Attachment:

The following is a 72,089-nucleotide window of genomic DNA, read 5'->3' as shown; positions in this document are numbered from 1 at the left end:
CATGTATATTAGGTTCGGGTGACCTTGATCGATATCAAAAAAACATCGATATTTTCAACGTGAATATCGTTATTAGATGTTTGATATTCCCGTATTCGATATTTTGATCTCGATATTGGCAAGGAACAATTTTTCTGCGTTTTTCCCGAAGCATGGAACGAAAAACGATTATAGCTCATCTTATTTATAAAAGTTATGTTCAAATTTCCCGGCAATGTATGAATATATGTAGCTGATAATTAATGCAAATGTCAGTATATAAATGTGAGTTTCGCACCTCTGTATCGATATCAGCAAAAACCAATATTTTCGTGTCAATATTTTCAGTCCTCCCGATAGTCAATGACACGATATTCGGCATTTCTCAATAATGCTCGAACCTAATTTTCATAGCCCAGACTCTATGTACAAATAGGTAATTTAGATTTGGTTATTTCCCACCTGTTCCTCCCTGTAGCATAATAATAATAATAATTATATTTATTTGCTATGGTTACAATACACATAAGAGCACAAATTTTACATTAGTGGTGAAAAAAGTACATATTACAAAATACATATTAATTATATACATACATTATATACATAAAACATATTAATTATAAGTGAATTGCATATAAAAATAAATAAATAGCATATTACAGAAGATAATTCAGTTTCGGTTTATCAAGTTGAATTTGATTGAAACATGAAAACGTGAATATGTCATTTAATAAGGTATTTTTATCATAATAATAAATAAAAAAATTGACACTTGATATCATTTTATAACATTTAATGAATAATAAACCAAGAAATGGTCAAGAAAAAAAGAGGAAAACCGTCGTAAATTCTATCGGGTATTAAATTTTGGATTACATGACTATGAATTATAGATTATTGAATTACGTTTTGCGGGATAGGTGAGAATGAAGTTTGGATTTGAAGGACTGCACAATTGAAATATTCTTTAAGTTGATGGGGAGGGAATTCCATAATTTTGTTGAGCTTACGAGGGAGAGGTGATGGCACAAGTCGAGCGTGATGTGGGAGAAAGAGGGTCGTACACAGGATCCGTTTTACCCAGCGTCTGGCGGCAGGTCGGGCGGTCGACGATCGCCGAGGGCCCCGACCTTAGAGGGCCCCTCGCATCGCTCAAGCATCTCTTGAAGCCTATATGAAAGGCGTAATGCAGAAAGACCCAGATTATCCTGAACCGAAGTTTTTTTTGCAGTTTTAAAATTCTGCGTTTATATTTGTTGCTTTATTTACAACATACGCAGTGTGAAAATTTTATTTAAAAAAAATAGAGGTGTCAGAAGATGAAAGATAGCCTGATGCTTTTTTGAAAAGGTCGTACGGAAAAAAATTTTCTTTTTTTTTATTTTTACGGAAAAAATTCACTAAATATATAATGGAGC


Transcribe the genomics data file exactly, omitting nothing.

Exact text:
The following is a 72,089-nucleotide window of genomic DNA, read 5'->3' as shown; positions in this document are numbered from 1 at the left end:
CATGTATATTAGGTTCGGGTGACCTTGATCGATATCAAAAAAACATCGATATTTTCAACGTGAATATCGTTATTAGATGTTTGATATTCCCGTATTCGATATTTTGATCTCGATATTGGCAAGGAACAATTTTTCTGCGTTTTTCCCGAAGCATGGAACGAAAAACGATTATAGCTCATCTTATTTATAAAAGTTATGTTCAAATTTCCCGGCAATGTATGAATATATGTAGCTGATAATTAATGCAAATGTCAGTATATAAATGTGAGTTTCGCACCTCTGTATCGATATCAGCAAAAACCAATATTTTCGTGTCAATATTTTCAGTCCTCCCGATAGTCAATGACACGATATTCGGCATTTCTCAATAATGCTCGAACCTAATTTTCATAGCCCAGACTCTATGTACAAATAGGTAATTTAGATTTGGTTATTTCCCACCTGTTCCTCCCTGTAGCATAATAATAATAATAATTATATTTATTTGCTATGGTTACAATACACATAAGAGCACAAATTTTACATTAGTGGTGAAAAAAGTACATATTACAAAATACATATTAATTATATACATACATTATATACATAAAACATATTAATTATAAGTGAATTGCATATAAAAATAAATAAATAGCATATTACAGAAGATAATTCAGTTTCGGTTTATCAAGTTGAATTTGATTGAAACATGAAAACGTGAATATGTCATTTAATAAGGTATTTTTATCATAATAATAAATAAAAAAATTGACACTTGATATCATTTTATAACATTTAATGAATAATAAACCAAGAAATGGTCAAGAAAAAAAGAGGAAAACCGTCGTAAATTCTATCGGGTATTAAATTTTGGATTACATGACTATGAATTATAGATTATTGAATTACGTTTTGCGGGATAGGTGAGAATGAAGTTTGGATTTGAAGGACTGCACAATTGAAATATTCTTTAAGTTGATGGGGAGGGAATTCCATAATTTTGTTGAGCTTACGAGGGAGAGGTGATGGCACAAGTCGAGCGTGATGTGGGAGAAAGAGGGTCGTACACAGGATCCGTTTTACCCAGCGTCTGGCGGCAGGTCGGGCGGTCGACGATCGCCGAGGGCCCCGACCTTAGAGGGCCCCTCGCATCGCTCAAGCATCTCTTGAAGCCTATATGAAAGGCGTAATGCAGAAAGACCCAGATTATCCTGAACCGAAGTTTTTTTTGCAGTTTTAAAATTCTGCGTTTATATTTGTTGCTTTATTTACAACATACGCAGTGTGAAAATTTTATTTAAAAAAAATAGAGGTGTCAGAAGATGAAAGATAGCCTGATGCTTTTTTGAAAAGGTCGTACGGAAAAAAATTTTCTTTTTTTTTATTTTTACGGAAAAAATTCACTAAATATATAATGGAGC